This year marks the 13th anniversary of Carmen Rice’s survival from Glioblastoma Multiforme (GBM) – the deadliest brain cancer that is widely regarded as incurable and universally fatal. Carmen’s thirteen-year survival is nothing less than miraculous and last month, we shared her incredible story with you. Today, we’d like to share Darrell Rice’s story. Darrell is Carmen’s husband of 42+ years and, as her partner, primary caregiver and advocate, he has been and continues to be at Carmen’s side every step of the way.
A Diagnosis of GBM
In 2004, Carmen was diagnosed with GBM, the deadliest brain cancer that kills 91% of patients within three years of diagnosis. At that time, Carmen’s doctors gave her six months to live and said there was a chance that she would not survive the surgery. Despite this grim prognosis, Carmen and her husband Darrell remained positive and hopeful. Thank goodness Carmen survived!
After surgery to remove as much of the brain tumor as possible, Carmen underwent radiation and chemotherapy. Despite this rigorous treatment plan, Carmen’s tumor returned in the same spot as her initial brain tumor four years later. With this recurrence, her doctors gave her six weeks to live…But Carmen continued to beat the odds and today, she lives a happy, healthy and active life with Darrell after surviving the “unsurvivable” GBM for 13 years.
Remembering the past thirteen years, Darrell notes that wrapping his brain around Carmen’s diagnosis initially was no easy task. Carmen’s treatment regimens were grueling and the side effects were life changing. He vividly remembers when Carmen lost her ability to walk. Over the years, there have many times when he had to feed her, bathe her and help her with the simplest of life’s tasks. He recalls, “There were days when it seemed like it was just too much but looking back, I see that the entire ordeal has made us both stronger.”
Being a caregiver is often far more difficult than most people realize. Feelings of sadness, frustration, anger, resentment, anxiety, fear, isolation and tremendous stress often accompany a life-threatening diagnosis like GBM. In addition, many caregivers often forego their own wellness while caring for their loved one.
Darrell says “When you learn that the one you love the most in the world may die of brain cancer, your life is changed forever. I knew I had to be strong for Carmen and yet my own emotions were very fragile and, at times, hard to keep in check.” Darrell accompanied Carmen to every appointment, surgery and procedure. But to truly be there for her—both physically and emotionally—Darrell had to manage his own stress. That meant accepting help from family, friends, neighbors and co-workers; joining a support group; setting realistic goals for each day and never giving up hope.
Fast forward to today, the importance of instilling hope in others facing a diagnosis of GBM is of paramount importance to Darrell and Carmen. They are enthusiastic speakers within the cancer community, inspiring others with their positive outlook and message of hope. The couple talk about how grateful they are to NFCR for the groundbreaking research done in the GBM field.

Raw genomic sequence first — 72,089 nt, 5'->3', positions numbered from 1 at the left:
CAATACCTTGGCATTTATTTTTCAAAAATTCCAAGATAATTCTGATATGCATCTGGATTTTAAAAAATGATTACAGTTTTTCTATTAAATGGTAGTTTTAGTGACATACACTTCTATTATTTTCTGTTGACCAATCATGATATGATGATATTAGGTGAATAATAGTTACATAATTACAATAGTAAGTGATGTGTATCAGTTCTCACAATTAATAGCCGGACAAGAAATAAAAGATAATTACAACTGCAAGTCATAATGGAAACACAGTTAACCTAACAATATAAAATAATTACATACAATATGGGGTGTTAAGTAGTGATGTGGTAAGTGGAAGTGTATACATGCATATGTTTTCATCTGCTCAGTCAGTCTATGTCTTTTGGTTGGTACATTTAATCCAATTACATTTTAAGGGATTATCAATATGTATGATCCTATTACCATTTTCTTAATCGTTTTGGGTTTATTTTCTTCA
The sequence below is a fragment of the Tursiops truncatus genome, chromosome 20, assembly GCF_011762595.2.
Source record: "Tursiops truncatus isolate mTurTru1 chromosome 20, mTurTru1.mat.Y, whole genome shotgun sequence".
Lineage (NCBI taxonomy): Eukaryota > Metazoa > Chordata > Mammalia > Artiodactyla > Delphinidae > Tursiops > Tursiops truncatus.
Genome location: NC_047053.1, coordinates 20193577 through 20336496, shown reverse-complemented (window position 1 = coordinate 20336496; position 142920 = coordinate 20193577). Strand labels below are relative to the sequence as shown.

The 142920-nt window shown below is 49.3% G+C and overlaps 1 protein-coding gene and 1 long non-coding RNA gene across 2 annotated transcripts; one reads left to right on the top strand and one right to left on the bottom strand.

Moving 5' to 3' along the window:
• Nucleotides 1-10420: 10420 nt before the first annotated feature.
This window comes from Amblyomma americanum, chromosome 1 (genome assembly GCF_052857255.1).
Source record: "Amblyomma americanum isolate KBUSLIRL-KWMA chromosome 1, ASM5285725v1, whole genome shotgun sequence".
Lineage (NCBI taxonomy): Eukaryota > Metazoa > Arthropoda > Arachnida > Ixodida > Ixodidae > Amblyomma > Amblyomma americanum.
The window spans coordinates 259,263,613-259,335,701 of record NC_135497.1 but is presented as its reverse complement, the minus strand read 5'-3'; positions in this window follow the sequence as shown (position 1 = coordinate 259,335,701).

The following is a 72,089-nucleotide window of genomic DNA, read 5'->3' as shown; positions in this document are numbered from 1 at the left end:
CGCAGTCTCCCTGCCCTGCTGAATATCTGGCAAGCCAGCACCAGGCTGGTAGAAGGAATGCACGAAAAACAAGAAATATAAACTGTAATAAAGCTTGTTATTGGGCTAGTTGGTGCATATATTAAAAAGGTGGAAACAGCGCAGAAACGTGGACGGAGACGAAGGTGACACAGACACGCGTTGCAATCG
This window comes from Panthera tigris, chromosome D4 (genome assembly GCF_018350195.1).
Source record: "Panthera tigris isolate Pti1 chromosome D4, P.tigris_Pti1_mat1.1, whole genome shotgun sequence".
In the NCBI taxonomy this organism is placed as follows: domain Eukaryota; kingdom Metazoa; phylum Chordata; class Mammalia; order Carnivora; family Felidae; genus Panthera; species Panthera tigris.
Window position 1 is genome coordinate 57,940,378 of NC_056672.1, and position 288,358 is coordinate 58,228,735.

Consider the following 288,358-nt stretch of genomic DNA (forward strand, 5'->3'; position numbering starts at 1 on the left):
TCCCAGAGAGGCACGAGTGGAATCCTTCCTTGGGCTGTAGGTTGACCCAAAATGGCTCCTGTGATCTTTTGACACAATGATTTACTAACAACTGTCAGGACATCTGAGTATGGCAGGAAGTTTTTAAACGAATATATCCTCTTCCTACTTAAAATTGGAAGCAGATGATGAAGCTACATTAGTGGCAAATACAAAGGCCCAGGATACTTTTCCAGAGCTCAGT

The American Brain Tumor Association has built an online Caregiver Resource Center created specifically for brain tumor caregivers by brain tumor caregivers. The extensive online center provides comprehensive information and resources to help caregivers anticipate, prepare for and better cope with the unique needs of caring for someone with a brain tumor.
Today’s Research Will Lead to Tomorrow’s Cures
Led by the best and brightest cancer researchers, GBM AGILE is a revolutionary global collaboration to test and develop new brain cancer treatments. Its personalized approach will allow us to accelerate the discovery of targeted treatments for individual patients.
This global coalition has attracted over 150 participants from more than 40 leading cancer institutions across three continents. It implements a new generation of clinical trials – called “adaptive trials” – which allow patients to be enrolled more quickly, receive treatment with multiple anti-cancer drugs simultaneously and does not require years of follow-up to determine whether a new experimental treatment is beneficial. This revolutionary approach accelerates research for curing the aggressive form of cancer GBM and will serve as a new clinical research model for combating other cancers as well. As a founding member of the coalition, NFCR has continued to take a leading role in this unprecedented effort. It is anticipated that patient enrollment may start in the first quarter of 2018. Stayed tuned!
Advice to Caregivers
- Talk with your doctors about what to expect and how to plan. Recovery after treatment can take a long time and helps to feel prepared. Also ask about palliative care at the beginning of treatment.
- Reach out to others who are also caring for someone with a brain tumor. Their experiences and insights can be very helpful.
- Break tasks into manageable pieces.
- If it’s hard to ask for help, start by picking just two or three things someone else can do.
- Don’t be too hard on yourself or try to be perfect. It’s difficult to adjust to the “new normal.”
- Know that there is no one right way of doing things.
- Aim to balance between caring for your loved one, caring for yourself and caring for others in your life.
- Secure proper authorization that allows you to gather copies of medical and treatment records. If you have not previously done so, discuss end-of-life concerns with the person you are caring for. This is a very difficult yet important conversation to have as advance care directives help ensure that a person’s health care wishes are known and respected.